Advertising the Space Race, a Prelinger Library book

 Images 2010 03 09 Science 09Spacespan 09Spacespan-Articlelarge
Boing Boing heroes Megan and Rick Prelinger run the Prielinger Library, an amazing privately-funded but public "appropriation-friendly" collection of books, magazines, and ephemera in San Francisco. In my opinion, the Prelinger Library's materials have the vibe that I imagine a Boing Boing Library would feel like. Megan has been working on a fascinating book, "Another Science Fiction: Advertising the Space Race 1957-1962," that will be published in May by Blast Books. Judging by today's New York Times preview of the book, it's going to be a doozy of retro-futurism and atomic/modernist design. Congrats, Megan! From the NYT:
Spaceraceeeeee Some of the most extravagant of these visions of the future came not from cheap paperbacks, but from corporations buffing their high-tech credentials and recruiting engineering talent in the heady days when zooming budgets for defense and NASA had created a gold rush in outer space.

In the pages of magazines like Aviation Week, Missiles and Rockets and even Fortune, companies, some famous and some now obscure, were engaged in a sort of leapfrog of dreams. And so, for example, Republic Aviation of Farmingdale, N.Y. -- "Designers and Builders of the Incomparable Thundercraft" -- could be found bragging in Aviation Week and Space Technology magazine in 1959 about the lunar gardening experiments it was doing for a future Air Force base on the moon. Or the American Bosch Arma Corporation showing off, in Fortune, its "Cosmic Butterfly," a solar-powered electrically propelled vehicle to ferry passengers and cargo across the solar system...

The book, she said, was inspired by a shipment of old publications to the library, including Aviation Week & Space Technology and Missiles and Rockets. "I little expected that the advertising in their pages would seize my attention more than the articles themselves," she writes in the introduction to her book.

"Reaching for the Stars When Space Was a Thrill" (NYT, thanks Greg Long!)

Another Science Fiction: Advertising the Space Race 1957-1962 (Amazon)

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  1. Congrats Megan!

    Woo, my futurepast design sensibilities are all a-flustered at this treasure trove of spacey riches.

  2. Megan and Rick stopped at my office for lunch today and I got to actually hold this book. Jaw dropping wantage.

  3. Speaking of serious wantage. I saw this at the library yesterday – ‘Whatever Happened to the World of Tomorrow’ by Brian Fies. Graphic novel – beautiful and amazing to see.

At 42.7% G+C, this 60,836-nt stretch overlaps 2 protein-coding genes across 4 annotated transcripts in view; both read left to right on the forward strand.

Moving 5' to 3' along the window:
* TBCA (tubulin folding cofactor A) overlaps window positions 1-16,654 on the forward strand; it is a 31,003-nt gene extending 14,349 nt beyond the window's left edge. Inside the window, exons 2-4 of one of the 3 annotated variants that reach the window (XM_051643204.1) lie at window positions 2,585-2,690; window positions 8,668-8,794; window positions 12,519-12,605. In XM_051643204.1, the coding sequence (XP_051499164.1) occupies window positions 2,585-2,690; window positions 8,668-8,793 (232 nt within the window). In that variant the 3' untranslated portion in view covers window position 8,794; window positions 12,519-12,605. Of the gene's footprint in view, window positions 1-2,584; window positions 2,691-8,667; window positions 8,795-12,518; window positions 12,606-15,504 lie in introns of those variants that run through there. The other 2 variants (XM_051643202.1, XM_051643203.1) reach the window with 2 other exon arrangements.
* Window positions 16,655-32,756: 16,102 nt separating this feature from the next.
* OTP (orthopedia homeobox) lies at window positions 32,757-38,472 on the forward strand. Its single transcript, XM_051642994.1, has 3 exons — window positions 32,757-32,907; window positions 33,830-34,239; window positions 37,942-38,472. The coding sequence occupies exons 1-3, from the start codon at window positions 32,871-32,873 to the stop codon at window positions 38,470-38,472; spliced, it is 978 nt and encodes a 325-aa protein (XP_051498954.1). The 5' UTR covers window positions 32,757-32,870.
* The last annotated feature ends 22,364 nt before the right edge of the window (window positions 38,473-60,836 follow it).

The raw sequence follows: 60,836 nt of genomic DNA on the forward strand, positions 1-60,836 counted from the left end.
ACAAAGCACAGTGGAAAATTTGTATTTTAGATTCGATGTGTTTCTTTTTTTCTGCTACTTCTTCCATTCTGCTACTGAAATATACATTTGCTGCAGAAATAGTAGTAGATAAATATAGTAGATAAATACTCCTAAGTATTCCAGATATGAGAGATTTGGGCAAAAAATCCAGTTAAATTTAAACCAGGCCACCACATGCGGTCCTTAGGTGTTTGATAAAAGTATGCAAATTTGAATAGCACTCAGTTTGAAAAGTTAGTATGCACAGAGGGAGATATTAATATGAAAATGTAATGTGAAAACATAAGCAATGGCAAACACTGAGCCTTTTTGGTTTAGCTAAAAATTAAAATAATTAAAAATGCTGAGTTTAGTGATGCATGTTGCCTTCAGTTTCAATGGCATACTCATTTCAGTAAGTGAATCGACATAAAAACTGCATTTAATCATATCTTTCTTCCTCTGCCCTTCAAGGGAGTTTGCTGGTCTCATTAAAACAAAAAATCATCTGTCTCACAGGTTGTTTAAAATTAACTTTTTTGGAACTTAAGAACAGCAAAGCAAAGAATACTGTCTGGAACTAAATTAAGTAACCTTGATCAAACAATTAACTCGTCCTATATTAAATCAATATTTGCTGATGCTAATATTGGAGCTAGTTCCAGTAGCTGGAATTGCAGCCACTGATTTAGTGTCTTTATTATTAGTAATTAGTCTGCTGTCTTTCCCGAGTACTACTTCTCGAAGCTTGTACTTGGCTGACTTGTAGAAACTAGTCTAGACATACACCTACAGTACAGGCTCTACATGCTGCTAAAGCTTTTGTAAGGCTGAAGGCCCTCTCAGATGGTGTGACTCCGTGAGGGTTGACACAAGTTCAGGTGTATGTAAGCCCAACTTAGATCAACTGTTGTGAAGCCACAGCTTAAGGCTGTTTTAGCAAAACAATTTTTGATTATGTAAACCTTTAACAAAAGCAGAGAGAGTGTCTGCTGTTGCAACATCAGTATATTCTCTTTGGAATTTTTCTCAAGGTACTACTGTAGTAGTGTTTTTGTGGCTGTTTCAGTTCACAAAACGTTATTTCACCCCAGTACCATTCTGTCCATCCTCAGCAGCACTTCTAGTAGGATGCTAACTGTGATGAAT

Product Description From Amazon:

    Whatever Happened to the World of Tomorrow?, the long-awaited follow-up to Mom’s Cancer, is a unique graphic novel that tells the story of a young boy and his relationship with his father.

    Spanning the period from the 1939 New York World’s Fair to the last Apollo space mission in 1975, it is told through the eyes of a boy as he grows up in an era that was optimistic and ambitious, fueled by industry, engines, electricity, rockets, and the atom bomb. An insightful look at relationships and the promise of the future, award-winning author Brian Fies presents his story in a way that only comics and graphic novels can.

    Interspersed with the comic book adventures of Commander Cap Crater (created by Fies to mirror the styles of the comics and the time periods he is depicting), and mixing art and historical photographs, this groundbreaking graphic novel is a lively trip through a half century of technological evolution. It is also a perceptive look at the changing moods of our nation-and the enduring promise of the future.

  4. This reminds me of the story of Jack Parsons. http://en.wikipedia.org/wiki/Jack_Parsons
    He helped found the Pasadena Jet propulsion Laboratory, but he was kicked out of the JPL & his company Aerojet when the US Government discovered he was the head of Aleister Crawley’s cult OTO in America. He died in an explosion at his home lab in 1952. THE MARVEL is a webcomic that ells his story, & BoingBoing turned me on to it.
    http://www.webcomicsnation.com/rscarbonneau/parsons/series.php

  5. “It is also a perceptive look at the changing moods of our nation-and the enduring promise of the future.”(Saskplanner)
    Right on ‘S.’The Dark Ages happened when we collapsed our dreams. The Renaissance happened when we opened them up again. We need to remember our nations promise.

    Thx

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